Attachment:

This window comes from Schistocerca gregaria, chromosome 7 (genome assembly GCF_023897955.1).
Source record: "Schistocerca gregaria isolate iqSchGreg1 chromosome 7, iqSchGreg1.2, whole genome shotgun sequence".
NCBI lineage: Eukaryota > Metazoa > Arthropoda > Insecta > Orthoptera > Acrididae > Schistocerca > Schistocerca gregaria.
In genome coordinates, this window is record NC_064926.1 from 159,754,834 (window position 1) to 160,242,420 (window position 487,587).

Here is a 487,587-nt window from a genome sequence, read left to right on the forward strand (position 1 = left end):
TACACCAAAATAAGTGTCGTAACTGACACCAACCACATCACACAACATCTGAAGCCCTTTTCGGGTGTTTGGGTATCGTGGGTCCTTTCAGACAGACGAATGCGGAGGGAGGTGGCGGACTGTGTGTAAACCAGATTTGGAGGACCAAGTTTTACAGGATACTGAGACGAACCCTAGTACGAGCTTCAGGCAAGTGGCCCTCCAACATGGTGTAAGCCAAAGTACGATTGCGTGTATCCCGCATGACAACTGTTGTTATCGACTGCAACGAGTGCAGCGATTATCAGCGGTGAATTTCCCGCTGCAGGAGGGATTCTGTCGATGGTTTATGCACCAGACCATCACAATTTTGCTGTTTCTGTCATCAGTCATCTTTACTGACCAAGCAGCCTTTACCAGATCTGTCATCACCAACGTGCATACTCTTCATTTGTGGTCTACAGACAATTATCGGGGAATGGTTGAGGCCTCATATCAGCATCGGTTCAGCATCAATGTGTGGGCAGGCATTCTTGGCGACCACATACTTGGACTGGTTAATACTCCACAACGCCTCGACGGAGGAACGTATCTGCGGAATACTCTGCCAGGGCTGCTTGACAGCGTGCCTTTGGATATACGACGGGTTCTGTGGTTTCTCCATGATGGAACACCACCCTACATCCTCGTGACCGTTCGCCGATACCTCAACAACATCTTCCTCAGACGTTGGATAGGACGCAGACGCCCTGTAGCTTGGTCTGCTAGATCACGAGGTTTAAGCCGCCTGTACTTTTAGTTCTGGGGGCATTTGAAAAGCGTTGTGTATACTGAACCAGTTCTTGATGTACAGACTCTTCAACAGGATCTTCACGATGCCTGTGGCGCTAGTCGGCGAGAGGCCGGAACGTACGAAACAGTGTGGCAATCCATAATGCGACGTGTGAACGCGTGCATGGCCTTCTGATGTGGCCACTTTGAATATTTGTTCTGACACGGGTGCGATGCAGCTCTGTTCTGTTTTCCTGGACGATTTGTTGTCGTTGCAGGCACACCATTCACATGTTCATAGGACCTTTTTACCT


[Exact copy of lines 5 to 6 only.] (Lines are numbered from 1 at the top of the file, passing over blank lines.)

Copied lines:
Here is a 487,587-nt window from a genome sequence, read left to right on the forward strand (position 1 = left end):
TACACCAAAATAAGTGTCGTAACTGACACCAACCACATCACACAACATCTGAAGCCCTTTTCGGGTGTTTGGGTATCGTGGGTCCTTTCAGACAGACGAATGCGGAGGGAGGTGGCGGACTGTGTGTAAACCAGATTTGGAGGACCAAGTTTTACAGGATACTGAGACGAACCCTAGTACGAGCTTCAGGCAAGTGGCCCTCCAACATGGTGTAAGCCAAAGTACGATTGCGTGTATCCCGCATGACAACTGTTGTTATCGACTGCAACGAGTGCAGCGATTATCAGCGGTGAATTTCCCGCTGCAGGAGGGATTCTGTCGATGGTTTATGCACCAGACCATCACAATTTTGCTGTTTCTGTCATCAGTCATCTTTACTGACCAAGCAGCCTTTACCAGATCTGTCATCACCAACGTGCATACTCTTCATTTGTGGTCTACAGACAATTATCGGGGAATGGTTGAGGCCTCATATCAGCATCGGTTCAGCATCAATGTGTGGGCAGGCATTCTTGGCGACCACATACTTGGACTGGTTAATACTCCACAACGCCTCGACGGAGGAACGTATCTGCGGAATACTCTGCCAGGGCTGCTTGACAGCGTGCCTTTGGATATACGACGGGTTCTGTGGTTTCTCCATGATGGAACACCACCCTACATCCTCGTGACCGTTCGCCGATACCTCAACAACATCTTCCTCAGACGTTGGATAGGACGCAGACGCCCTGTAGCTTGGTCTGCTAGATCACGAGGTTTAAGCCGCCTGTACTTTTAGTTCTGGGGGCATTTGAAAAGCGTTGTGTATACTGAACCAGTTCTTGATGTACAGACTCTTCAACAGGATCTTCACGATGCCTGTGGCGCTAGTCGGCGAGAGGCCGGAACGTACGAAACAGTGTGGCAATCCATAATGCGACGTGTGAACGCGTGCATGGCCTTCTGATGTGGCCACTTTGAATATTTGTTCTGACACGGGTGCGATGCAGCTCTGTTCTGTTTTCCTGGACGATTTGTTGTCGTTGCAGGCACACCATTCACATGTTCATAGGACCTTTTTACCT